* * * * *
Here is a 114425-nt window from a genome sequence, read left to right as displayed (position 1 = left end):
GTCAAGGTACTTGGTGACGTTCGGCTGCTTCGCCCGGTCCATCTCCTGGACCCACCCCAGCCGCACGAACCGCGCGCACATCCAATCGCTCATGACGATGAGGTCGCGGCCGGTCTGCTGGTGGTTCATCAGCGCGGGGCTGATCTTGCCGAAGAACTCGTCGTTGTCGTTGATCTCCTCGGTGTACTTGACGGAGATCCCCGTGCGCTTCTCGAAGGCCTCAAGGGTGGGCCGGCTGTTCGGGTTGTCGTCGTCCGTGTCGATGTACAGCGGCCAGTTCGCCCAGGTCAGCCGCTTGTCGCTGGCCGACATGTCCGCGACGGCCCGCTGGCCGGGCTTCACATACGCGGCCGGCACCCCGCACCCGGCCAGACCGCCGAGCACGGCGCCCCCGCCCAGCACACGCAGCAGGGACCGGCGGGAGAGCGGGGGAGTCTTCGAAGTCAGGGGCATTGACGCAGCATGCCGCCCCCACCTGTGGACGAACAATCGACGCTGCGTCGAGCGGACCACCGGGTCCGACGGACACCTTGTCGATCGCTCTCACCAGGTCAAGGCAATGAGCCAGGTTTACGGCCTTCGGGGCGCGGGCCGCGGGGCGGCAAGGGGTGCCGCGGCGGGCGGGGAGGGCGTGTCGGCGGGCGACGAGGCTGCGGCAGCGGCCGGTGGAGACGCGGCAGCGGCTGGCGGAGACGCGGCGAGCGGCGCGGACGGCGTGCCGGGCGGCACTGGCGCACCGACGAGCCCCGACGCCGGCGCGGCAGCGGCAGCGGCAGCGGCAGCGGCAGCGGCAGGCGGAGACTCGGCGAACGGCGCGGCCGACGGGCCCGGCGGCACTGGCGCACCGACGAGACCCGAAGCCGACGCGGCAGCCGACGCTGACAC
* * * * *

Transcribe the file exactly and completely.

Here is a 114425-nt window from a genome sequence, read left to right as displayed (position 1 = left end):
GTCAAGGTACTTGGTGACGTTCGGCTGCTTCGCCCGGTCCATCTCCTGGACCCACCCCAGCCGCACGAACCGCGCGCACATCCAATCGCTCATGACGATGAGGTCGCGGCCGGTCTGCTGGTGGTTCATCAGCGCGGGGCTGATCTTGCCGAAGAACTCGTCGTTGTCGTTGATCTCCTCGGTGTACTTGACGGAGATCCCCGTGCGCTTCTCGAAGGCCTCAAGGGTGGGCCGGCTGTTCGGGTTGTCGTCGTCCGTGTCGATGTACAGCGGCCAGTTCGCCCAGGTCAGCCGCTTGTCGCTGGCCGACATGTCCGCGACGGCCCGCTGGCCGGGCTTCACATACGCGGCCGGCACCCCGCACCCGGCCAGACCGCCGAGCACGGCGCCCCCGCCCAGCACACGCAGCAGGGACCGGCGGGAGAGCGGGGGAGTCTTCGAAGTCAGGGGCATTGACGCAGCATGCCGCCCCCACCTGTGGACGAACAATCGACGCTGCGTCGAGCGGACCACCGGGTCCGACGGACACCTTGTCGATCGCTCTCACCAGGTCAAGGCAATGAGCCAGGTTTACGGCCTTCGGGGCGCGGGCCGCGGGGCGGCAAGGGGTGCCGCGGCGGGCGGGGAGGGCGTGTCGGCGGGCGACGAGGCTGCGGCAGCGGCCGGTGGAGACGCGGCAGCGGCTGGCGGAGACGCGGCGAGCGGCGCGGACGGCGTGCCGGGCGGCACTGGCGCACCGACGAGCCCCGACGCCGGCGCGGCAGCGGCAGCGGCAGCGGCAGCGGCAGCGGCAGGCGGAGACTCGGCGAACGGCGCGGCCGACGGGCCCGGCGGCACTGGCGCACCGACGAGACCCGAAGCCGACGCGGCAGCCGACGCTGACAC